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The President of the Law Council of Australia Arthur Moses on Wednesday 14 August called the announcement a “travesty.”

Yet the announcement in August is just the latest in a long line of recommendations the NT Government has chosen to dismiss or ignore despite its own claims that the status quo is failing, and a new era of youth justice is needed.

In March 2019, the NT Government reversed amendments to the Youth Justice Act which it had passed in response to the 4 Corners episode ‘Australia’s Shame’. That episode revealed the widespread abuse and dire conditions of the Don Dale and Alice Springs youth detention centres. Minister for Territory Families Dale Wakefield described the laws it passed last year as “amendments which introduced greater transparency and accountability within our youth justice system. They were amendments that reflected the evidence that was uncovered by the Royal Commission.”

Despite her own commentary on the need for these additional safeguards to be enshrined in law; on 24 March 2019 Minister Wakefield reversed many of the restrictions on the use of force, restraints and isolation of children that she had put in place a year earlier. This extraordinary backflip came without any notice or consultation, and bypassed the normal democratic processes of the NT Parliament. Minister Wakefield made the reversal retrospective so that breaches of those laws over the last 12 months could not be pursued by lawyers on behalf of their child clients.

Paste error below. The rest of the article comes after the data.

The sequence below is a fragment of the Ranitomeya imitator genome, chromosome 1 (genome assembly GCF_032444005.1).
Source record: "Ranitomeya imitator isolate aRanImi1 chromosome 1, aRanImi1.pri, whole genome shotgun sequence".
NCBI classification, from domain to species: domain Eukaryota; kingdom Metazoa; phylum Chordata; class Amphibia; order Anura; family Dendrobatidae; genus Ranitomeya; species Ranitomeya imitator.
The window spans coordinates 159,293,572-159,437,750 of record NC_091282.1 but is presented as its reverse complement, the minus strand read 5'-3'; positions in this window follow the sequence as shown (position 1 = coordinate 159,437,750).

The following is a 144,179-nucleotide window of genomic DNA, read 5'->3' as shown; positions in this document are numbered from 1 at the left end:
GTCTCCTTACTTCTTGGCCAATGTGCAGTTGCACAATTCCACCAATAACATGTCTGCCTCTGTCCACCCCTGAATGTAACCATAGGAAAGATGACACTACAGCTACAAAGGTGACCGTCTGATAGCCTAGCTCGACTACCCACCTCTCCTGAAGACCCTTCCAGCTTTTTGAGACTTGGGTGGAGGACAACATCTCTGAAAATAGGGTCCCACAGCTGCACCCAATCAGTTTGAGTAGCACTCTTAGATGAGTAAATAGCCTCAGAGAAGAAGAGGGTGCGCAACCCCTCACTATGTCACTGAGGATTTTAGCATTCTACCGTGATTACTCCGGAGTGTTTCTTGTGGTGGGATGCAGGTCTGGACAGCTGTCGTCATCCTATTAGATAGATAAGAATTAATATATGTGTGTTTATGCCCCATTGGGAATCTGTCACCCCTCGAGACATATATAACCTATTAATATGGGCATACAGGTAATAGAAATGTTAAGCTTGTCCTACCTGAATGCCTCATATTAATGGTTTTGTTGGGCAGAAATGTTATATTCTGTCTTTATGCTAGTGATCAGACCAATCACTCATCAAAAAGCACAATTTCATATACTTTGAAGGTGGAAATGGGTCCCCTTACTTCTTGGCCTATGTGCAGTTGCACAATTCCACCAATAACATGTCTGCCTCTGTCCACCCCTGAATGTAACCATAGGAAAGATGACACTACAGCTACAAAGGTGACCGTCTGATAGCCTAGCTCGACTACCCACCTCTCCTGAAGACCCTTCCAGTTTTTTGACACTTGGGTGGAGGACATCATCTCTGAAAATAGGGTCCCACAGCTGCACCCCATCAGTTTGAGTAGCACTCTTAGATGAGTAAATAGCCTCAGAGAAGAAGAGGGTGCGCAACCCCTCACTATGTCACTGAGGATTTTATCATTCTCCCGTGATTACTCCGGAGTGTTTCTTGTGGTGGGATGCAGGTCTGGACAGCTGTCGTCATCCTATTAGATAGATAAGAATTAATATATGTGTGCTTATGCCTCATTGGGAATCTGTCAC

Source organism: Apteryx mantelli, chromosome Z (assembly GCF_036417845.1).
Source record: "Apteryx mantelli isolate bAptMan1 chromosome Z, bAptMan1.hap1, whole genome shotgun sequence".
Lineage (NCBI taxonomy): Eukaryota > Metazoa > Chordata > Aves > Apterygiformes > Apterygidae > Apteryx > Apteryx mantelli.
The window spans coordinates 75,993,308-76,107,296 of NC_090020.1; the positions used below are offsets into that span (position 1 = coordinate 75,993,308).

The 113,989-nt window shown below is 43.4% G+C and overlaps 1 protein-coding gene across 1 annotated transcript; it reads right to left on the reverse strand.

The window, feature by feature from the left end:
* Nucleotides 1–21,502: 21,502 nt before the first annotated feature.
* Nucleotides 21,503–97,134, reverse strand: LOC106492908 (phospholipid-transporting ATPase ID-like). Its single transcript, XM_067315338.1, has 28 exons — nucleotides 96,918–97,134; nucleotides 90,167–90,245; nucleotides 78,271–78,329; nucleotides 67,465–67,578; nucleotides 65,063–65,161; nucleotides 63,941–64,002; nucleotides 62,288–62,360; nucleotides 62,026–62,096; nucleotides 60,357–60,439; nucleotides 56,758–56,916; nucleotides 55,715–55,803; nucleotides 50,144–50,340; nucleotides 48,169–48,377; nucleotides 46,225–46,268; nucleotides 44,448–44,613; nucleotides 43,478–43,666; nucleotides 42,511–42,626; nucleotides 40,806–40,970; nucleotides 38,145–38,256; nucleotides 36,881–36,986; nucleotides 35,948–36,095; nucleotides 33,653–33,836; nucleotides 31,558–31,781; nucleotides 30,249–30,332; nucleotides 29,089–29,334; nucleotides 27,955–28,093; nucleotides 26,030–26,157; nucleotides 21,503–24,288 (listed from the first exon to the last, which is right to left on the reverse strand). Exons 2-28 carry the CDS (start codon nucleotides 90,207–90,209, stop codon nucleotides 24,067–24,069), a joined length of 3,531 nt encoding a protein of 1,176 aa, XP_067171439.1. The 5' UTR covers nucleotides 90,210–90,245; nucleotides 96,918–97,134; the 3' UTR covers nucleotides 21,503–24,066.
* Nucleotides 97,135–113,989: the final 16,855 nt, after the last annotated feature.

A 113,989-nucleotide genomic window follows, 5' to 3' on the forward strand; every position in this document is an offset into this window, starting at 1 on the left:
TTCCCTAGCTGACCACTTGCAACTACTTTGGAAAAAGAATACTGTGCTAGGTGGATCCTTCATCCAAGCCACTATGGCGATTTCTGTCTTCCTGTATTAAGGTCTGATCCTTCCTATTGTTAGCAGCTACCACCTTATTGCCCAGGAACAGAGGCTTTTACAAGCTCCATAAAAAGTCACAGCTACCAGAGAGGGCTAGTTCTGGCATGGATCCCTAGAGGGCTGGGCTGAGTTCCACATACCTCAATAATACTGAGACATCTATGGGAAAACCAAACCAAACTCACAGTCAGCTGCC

The Minister did not shy away from her intention to inoculate the government against possible legal action on behalf of these children. She said in Parliament:

“We need these amendments to apply retrospectively to ensure that any ambiguities, which allow lawyers to pursue technical arguments about breaches of laws, are addressed, so that departmental resources can be used for putting young people back on track rather than legal processes.”

At a community stakeholder meeting in April, the Minister made similar claims that the retrospective amendments were necessary to avoid legal action on behalf of children who were transferred from Alice Springs to Don Dale against their will, or were subjected to extensive lock downs or isolation. She specifically referred to Territory Families staff being required to work weekends to defend legal injunctions as lawyers tried to stop Territory Families from sending children hundreds of kilometres away from their families. (Of course an alternative to fighting these kids’ lawyers on weekends would be to adhere to the Royal Commission recommendations and keep children close to family, country and community.)